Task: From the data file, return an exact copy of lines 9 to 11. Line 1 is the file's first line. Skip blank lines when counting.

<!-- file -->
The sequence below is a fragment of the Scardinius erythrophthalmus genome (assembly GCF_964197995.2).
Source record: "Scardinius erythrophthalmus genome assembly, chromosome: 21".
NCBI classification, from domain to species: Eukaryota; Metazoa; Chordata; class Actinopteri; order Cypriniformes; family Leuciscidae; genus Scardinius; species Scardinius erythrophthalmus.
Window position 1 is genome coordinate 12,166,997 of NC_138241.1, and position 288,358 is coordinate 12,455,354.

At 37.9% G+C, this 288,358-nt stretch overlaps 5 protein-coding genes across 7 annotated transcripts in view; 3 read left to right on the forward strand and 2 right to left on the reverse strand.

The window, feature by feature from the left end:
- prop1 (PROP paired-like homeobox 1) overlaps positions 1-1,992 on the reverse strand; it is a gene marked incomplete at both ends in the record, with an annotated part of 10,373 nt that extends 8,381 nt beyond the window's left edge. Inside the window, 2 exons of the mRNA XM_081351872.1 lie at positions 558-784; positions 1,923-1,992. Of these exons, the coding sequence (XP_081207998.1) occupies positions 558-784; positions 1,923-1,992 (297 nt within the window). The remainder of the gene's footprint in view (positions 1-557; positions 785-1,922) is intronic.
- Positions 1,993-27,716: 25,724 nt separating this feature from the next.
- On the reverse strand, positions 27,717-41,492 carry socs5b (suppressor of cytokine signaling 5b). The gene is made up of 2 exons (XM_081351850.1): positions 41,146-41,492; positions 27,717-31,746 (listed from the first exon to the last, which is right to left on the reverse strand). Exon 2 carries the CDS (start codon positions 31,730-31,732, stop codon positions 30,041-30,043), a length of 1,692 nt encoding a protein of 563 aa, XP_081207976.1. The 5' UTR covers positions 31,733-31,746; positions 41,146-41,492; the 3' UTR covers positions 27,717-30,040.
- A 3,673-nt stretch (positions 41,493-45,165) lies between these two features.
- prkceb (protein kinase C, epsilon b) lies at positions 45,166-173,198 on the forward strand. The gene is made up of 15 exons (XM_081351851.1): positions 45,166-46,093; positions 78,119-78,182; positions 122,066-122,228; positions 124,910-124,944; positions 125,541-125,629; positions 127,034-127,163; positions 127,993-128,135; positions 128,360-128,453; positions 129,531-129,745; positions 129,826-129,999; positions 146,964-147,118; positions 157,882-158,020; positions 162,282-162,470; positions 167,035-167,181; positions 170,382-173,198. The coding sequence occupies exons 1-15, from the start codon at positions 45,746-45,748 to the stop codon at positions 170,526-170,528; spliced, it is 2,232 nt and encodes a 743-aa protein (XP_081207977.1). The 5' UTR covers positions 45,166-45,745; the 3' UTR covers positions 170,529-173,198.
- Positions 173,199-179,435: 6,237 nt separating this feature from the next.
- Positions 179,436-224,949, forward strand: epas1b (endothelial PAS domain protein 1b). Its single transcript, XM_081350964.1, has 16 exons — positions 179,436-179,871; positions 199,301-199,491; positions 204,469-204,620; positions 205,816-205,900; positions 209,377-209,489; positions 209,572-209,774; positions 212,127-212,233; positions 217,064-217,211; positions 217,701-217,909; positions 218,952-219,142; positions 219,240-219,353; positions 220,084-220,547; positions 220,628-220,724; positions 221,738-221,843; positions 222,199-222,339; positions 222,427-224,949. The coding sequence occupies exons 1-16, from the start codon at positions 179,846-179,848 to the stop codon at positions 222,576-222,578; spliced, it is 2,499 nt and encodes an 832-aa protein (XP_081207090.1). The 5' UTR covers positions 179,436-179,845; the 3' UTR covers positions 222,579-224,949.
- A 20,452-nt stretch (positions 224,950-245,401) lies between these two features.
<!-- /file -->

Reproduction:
- On the reverse strand, positions 27,717-41,492 carry socs5b (suppressor of cytokine signaling 5b). The gene is made up of 2 exons (XM_081351850.1): positions 41,146-41,492; positions 27,717-31,746 (listed from the first exon to the last, which is right to left on the reverse strand). Exon 2 carries the CDS (start codon positions 31,730-31,732, stop codon positions 30,041-30,043), a length of 1,692 nt encoding a protein of 563 aa, XP_081207976.1. The 5' UTR covers positions 31,733-31,746; positions 41,146-41,492; the 3' UTR covers positions 27,717-30,040.
- A 3,673-nt stretch (positions 41,493-45,165) lies between these two features.
- prkceb (protein kinase C, epsilon b) lies at positions 45,166-173,198 on the forward strand. The gene is made up of 15 exons (XM_081351851.1): positions 45,166-46,093; positions 78,119-78,182; positions 122,066-122,228; positions 124,910-124,944; positions 125,541-125,629; positions 127,034-127,163; positions 127,993-128,135; positions 128,360-128,453; positions 129,531-129,745; positions 129,826-129,999; positions 146,964-147,118; positions 157,882-158,020; positions 162,282-162,470; positions 167,035-167,181; positions 170,382-173,198. The coding sequence occupies exons 1-15, from the start codon at positions 45,746-45,748 to the stop codon at positions 170,526-170,528; spliced, it is 2,232 nt and encodes a 743-aa protein (XP_081207977.1). The 5' UTR covers positions 45,166-45,745; the 3' UTR covers positions 170,529-173,198.